Dreamers Deferred: The Broken Promise of Immigration Reform in the Obama Years
40 Immigr. & Nat'lity L. Rev. 265 (2019)
32 Pages Posted: 10 Nov 2022
Date Written: December 1, 2019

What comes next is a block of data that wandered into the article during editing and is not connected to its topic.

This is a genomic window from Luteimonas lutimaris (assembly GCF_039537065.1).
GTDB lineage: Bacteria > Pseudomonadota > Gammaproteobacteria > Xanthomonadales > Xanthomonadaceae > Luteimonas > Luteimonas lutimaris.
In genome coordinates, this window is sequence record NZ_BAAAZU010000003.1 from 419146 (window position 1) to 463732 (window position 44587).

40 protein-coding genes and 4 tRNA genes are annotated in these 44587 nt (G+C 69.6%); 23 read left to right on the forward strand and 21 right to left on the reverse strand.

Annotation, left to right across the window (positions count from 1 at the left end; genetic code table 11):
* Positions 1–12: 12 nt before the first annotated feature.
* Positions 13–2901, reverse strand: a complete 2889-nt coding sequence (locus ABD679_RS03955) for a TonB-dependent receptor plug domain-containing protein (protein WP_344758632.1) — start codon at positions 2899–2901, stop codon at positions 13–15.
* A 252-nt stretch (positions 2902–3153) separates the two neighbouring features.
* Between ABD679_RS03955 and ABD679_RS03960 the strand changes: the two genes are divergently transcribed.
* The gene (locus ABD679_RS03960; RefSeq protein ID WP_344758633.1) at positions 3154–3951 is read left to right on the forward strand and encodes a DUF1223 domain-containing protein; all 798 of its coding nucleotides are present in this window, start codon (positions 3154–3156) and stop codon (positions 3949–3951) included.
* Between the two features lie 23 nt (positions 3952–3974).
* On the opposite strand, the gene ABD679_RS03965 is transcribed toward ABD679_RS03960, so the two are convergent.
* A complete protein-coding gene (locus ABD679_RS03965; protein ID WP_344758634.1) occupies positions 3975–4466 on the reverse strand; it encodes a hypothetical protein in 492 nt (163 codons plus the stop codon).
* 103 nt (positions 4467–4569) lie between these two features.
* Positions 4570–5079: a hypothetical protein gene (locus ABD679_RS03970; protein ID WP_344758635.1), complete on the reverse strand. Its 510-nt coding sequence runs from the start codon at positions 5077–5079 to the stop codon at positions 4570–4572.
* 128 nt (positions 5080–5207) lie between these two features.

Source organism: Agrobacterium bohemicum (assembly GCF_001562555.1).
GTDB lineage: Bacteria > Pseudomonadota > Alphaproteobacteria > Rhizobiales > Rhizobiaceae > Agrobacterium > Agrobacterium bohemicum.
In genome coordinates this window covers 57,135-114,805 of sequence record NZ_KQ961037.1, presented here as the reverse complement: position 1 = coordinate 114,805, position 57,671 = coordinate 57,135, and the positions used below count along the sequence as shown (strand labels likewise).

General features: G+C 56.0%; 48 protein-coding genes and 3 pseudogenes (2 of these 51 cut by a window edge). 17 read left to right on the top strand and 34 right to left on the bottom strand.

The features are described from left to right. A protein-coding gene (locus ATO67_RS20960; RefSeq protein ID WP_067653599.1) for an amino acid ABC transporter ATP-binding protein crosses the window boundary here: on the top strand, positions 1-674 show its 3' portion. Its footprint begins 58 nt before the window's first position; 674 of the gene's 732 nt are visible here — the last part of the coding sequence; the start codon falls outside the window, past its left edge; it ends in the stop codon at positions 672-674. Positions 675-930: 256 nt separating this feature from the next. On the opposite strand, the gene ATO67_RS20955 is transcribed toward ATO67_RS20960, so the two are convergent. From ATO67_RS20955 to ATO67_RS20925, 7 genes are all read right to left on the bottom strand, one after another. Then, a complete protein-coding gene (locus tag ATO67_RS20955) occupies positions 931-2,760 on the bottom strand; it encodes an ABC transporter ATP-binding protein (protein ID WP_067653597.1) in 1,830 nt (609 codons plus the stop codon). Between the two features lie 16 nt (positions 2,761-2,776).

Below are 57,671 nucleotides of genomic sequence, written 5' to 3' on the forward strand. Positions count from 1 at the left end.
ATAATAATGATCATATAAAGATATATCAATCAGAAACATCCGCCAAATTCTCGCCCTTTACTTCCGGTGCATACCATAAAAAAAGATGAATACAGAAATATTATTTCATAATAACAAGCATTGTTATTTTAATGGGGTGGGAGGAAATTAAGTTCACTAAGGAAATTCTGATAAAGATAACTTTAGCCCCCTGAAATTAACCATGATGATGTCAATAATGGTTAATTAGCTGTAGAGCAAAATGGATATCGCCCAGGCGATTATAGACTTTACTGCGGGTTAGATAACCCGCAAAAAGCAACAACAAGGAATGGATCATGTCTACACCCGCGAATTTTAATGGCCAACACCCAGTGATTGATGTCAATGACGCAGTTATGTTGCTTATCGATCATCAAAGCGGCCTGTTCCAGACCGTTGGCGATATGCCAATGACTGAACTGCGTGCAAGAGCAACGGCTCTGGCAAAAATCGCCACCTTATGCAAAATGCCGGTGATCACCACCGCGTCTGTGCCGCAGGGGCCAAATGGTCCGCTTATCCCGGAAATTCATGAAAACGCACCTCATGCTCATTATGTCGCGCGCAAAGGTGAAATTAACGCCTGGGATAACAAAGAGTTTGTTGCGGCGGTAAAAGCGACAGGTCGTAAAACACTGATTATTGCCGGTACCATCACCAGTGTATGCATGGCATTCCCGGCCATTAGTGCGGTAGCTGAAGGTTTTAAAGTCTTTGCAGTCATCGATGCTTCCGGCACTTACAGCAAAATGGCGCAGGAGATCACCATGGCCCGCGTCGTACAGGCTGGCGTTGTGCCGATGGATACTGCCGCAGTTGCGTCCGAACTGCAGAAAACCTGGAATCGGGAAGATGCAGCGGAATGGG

This Article argues that despite the many tangible, material benefits to the quality of life for individual DACA recipients, Obama’s decision to enact DACA through executive action failed on multiple levels. In Part I, I will discuss how the failure of Congress to pass comprehensive immigration reform during President Obama’s administration led to the use of his executive powers in June 2012 to grant a humanitarian remedy known as “deferred action” to persons who arrived in the United States without authorization as children through the enactment of the DACA policy and to his later attempt to enact relief for the undocumented parents of U.S. Citizen children in 2014. In Part II, I will discuss the Obama administration’s aggressive immigration enforcement through the policies implemented by his Department of Homeland Security (DHS) during his presidency — particularly, the shameful decision by the Obama administration in 2014 to revive the use of “family detention” and how its continued use along with the Priority Enforcement Program (PEP) defy Obama’s professed commitment to “Families, Not Felons.” In Part III, I will discuss the continuing harm of Obama’s strategies to achieve immigration reform during his presidency, and I argue that his real legacy on immigration resulted in a regression, not progress. Finally, I conclude with a reflection on how future presidents can learn from Obama’s governing mistakes and ensure that the Latino electorate and other constituencies to whom immigration reform remains important will not be taken for granted on this issue again.
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